Sunday, April 16, 2023

An Extraterrestrial Space Probe May Have Entered The Water Off Papua New Guinea

Alien Space Probe Entered The Water With More Power Than Hiroshima Bomb 

A runaway fireball that crashed into the water off the coast of Papua New Guinea in 2014 could be an alien probe or extraterrestrial artifact similar to U.S. interstellar probes like NASA's "Voyagers, believes  Harvard professor Dr. Avi Loeb told 

That would be strong potential evidence of alien life

The space object crashed into the Bismarck Sea with a percentage of the energy force of the Hiroshima bomb in 2014 and likely traveled "from the deep interior of a planetary system or a star in the thick disk of the Milky Way galaxy," Loeb said. 

It was originally classified as a meteor, but the object's speed and trajectory were "outliers" that suggested it wasn't beholden to the sun's orbit, according to the Harvard professor, who authored a paper about the object with his student Dr. Amir Siraj.

Harvard Professor Avi Loeb, of the Galileo Project, stands with the infrared and optical cameras of the Galileo Project Observatory (Avi Loeb)

 Space Force's Space Operations Command officially confirmed its findings to NASA, which was released on April 6, 2022. 

Since then, Loeb raised $1.5 million to fund a 10-day "fishing expedition" to recover pieces of the object off the ocean floor to study it.

"From a scientific point of view, it only takes one object that came from an extraterrestrial technological civilization to change the future of humanity," Loeb told said during an interview in late March. "That's why we want to know what all the objects are."

What he and his team will see on their voyage to Papua New Guinea is unknown, but he said he expects to find a "strip of fragments" on the ocean floor along the original path, with the smallest fragments at the beginning. 

Loeb predicts that they'll see "about a thousand fragments bigger than a millimeter, whereas, for a stainless-steel composition, we expect larger sizes, with tens of fragments bigger than a centimeter," according to a scientific research paper. 

The trip was originally planned for the end of May, but he told Educating Humanity that it was bumped back to the summer. 

"We built the machinery to scoop the ocean floor, which is about a mile deep," Loeb said. "If the fragments are magnetic, we will use magnets to collect them and separate them from the muck. If the objects aren't magnetic, we have a plan b."

Loeb was front and center after the discovery of "Oumuamua," which was a long, cigar-like object that flew past Earth back in 2017.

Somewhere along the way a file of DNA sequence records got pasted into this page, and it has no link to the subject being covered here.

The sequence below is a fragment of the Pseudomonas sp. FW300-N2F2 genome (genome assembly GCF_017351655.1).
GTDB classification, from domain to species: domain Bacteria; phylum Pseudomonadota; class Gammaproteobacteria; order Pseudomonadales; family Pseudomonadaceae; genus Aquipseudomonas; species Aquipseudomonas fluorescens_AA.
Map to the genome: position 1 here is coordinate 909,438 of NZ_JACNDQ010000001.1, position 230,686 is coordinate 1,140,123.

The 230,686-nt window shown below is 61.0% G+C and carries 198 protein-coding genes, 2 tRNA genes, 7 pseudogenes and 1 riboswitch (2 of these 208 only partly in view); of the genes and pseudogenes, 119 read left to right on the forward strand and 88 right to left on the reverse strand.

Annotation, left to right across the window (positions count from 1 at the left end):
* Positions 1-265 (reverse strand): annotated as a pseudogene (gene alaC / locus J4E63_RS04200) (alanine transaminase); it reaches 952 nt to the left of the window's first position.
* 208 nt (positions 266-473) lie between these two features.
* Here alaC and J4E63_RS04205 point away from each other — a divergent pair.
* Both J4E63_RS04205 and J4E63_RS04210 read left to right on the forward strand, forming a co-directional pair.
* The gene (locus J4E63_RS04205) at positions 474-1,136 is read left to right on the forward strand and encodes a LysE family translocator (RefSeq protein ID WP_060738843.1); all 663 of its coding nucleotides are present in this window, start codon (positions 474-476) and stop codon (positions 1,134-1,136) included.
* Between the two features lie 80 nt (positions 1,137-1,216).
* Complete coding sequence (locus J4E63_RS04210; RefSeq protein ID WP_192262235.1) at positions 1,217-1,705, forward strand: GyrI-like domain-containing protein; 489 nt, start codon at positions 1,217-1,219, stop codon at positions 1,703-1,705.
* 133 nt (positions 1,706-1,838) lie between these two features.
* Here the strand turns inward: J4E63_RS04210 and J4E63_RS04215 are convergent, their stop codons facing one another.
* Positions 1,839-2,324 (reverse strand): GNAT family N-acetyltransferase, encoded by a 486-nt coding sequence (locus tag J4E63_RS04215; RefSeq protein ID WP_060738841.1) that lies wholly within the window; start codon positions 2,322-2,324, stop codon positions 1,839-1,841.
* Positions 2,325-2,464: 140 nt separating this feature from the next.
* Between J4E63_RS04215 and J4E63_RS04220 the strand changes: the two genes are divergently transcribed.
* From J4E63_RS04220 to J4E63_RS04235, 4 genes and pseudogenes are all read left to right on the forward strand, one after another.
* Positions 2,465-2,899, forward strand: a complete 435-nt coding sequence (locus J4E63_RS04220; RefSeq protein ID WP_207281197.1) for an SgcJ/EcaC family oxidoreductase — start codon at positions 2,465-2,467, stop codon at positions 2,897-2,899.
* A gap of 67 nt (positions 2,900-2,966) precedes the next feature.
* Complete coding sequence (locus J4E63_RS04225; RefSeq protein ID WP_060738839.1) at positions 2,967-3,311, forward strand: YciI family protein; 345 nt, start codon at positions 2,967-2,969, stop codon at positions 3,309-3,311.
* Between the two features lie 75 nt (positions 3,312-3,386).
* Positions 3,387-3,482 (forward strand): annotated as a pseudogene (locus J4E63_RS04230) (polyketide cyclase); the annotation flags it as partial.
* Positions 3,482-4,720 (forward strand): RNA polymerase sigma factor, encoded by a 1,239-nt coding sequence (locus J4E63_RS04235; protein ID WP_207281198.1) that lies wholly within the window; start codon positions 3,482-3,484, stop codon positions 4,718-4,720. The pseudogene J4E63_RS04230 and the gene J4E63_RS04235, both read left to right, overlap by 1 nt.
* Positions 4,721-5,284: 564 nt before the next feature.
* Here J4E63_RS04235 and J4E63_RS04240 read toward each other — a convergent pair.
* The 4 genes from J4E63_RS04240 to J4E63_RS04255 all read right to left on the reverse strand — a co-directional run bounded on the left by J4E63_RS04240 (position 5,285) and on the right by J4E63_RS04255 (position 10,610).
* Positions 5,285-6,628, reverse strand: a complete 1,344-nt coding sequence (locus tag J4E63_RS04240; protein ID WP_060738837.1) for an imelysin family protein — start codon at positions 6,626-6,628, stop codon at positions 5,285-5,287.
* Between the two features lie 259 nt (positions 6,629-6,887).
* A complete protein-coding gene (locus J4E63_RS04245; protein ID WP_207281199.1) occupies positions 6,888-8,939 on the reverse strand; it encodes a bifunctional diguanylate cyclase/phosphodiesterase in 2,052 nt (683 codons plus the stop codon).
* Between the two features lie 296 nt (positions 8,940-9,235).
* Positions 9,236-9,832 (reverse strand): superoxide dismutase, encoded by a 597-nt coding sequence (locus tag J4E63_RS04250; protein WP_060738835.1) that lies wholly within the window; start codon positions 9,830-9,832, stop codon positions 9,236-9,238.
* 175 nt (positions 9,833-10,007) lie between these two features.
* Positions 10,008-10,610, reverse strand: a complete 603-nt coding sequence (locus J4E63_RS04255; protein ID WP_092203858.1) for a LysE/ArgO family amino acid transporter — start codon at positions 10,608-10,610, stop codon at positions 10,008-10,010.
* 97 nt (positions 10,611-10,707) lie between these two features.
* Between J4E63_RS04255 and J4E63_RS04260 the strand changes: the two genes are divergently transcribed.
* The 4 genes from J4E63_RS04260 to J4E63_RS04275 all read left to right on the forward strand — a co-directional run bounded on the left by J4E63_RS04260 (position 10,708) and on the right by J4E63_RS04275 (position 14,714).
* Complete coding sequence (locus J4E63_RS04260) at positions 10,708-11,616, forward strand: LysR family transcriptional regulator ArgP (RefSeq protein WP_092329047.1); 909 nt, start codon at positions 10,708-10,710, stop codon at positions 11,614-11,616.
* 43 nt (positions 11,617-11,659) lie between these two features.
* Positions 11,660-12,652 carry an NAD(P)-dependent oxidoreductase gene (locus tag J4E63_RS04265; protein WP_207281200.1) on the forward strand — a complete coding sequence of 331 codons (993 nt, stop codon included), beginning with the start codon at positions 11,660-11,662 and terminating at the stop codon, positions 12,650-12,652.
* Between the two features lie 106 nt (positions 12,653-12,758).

Before the discovery of the object that crashed off Papua New Guinea, "Oumuamua" was considered the first interstellar object, and Loeb believed it was a "light sail of artificial origin" sent from another civilization.

He argued his theory in a scientific paper, which became a controversial take on the discovery.

Other studies have suggested that other "Oumuamua-like objects" will potentially enter our solar system, with some potentially carrying life.

"The likelihood of Galactic panspermia is strongly dependent upon the survival lifetime of the putative organisms as well as the velocity of the transporter," according to a paper published in The Astronomical Journal by Manasvi Lingam and Loeb.

An artist's depiction of Oumuamua, the first detected interstellar object. (M. Kornmesser/ESO)

Loeb's interview, which was done shortly after the Chinese spy balloon was shot down along with other three unknown aerial objects over the course of eight days, pushed the government to declassify raw data or share information with the scientific community to make so more discoveries like these two interstellar objects can be made. 

It can work out for both communities, he argued. 

"The sky is not classified. It's only the censors that the government is using that are classified, as a result, the government doesn't release the highest quality data," Loeb said. 

"As far we are concerned (in the scientific community), if we find human-made objects, we are happy to hand over the data to the government because it's of little interest to us."

Harvard Professor Avi Loeb (center) with Rolf Dobelli (left) and Kiper Blakeley (right) (Rolf Dobelli)
vOn the flip side, he believes the government isn't "particularly interested" in objects or meteors from space, and it can be a mutually beneficial arrangement that will allow scientists to make more discoveries like "Oumuamua" or the object off Papua New Guinea. 

Loeb referred to a January Department of Defense report that categorized 366 reports of UFOs since March 202. 

The report classified 26 cases as unmanned aircraft or drones,163 cases were balloons or "balloon-like entities" and six reports could be attributed to birds, debris such as plastic bags, or weather events. 

But about half of the new cases could not be explained and "appear to have demonstrated unusual flight characteristics or performance capabilities, and require further analysis," according to the report.

"We expect these reports to be a mixed bag," Loeb said. But "an encounter with a superior extraterrestrial technology would offer humanity the opportunity to acquire new scientific knowledge that goes beyond what we learned over the past century.

"It would also provide us with a glimpse of our own technological future, offering a quantum leap if we are wise enough to import its innovative content into our terrestrial life."


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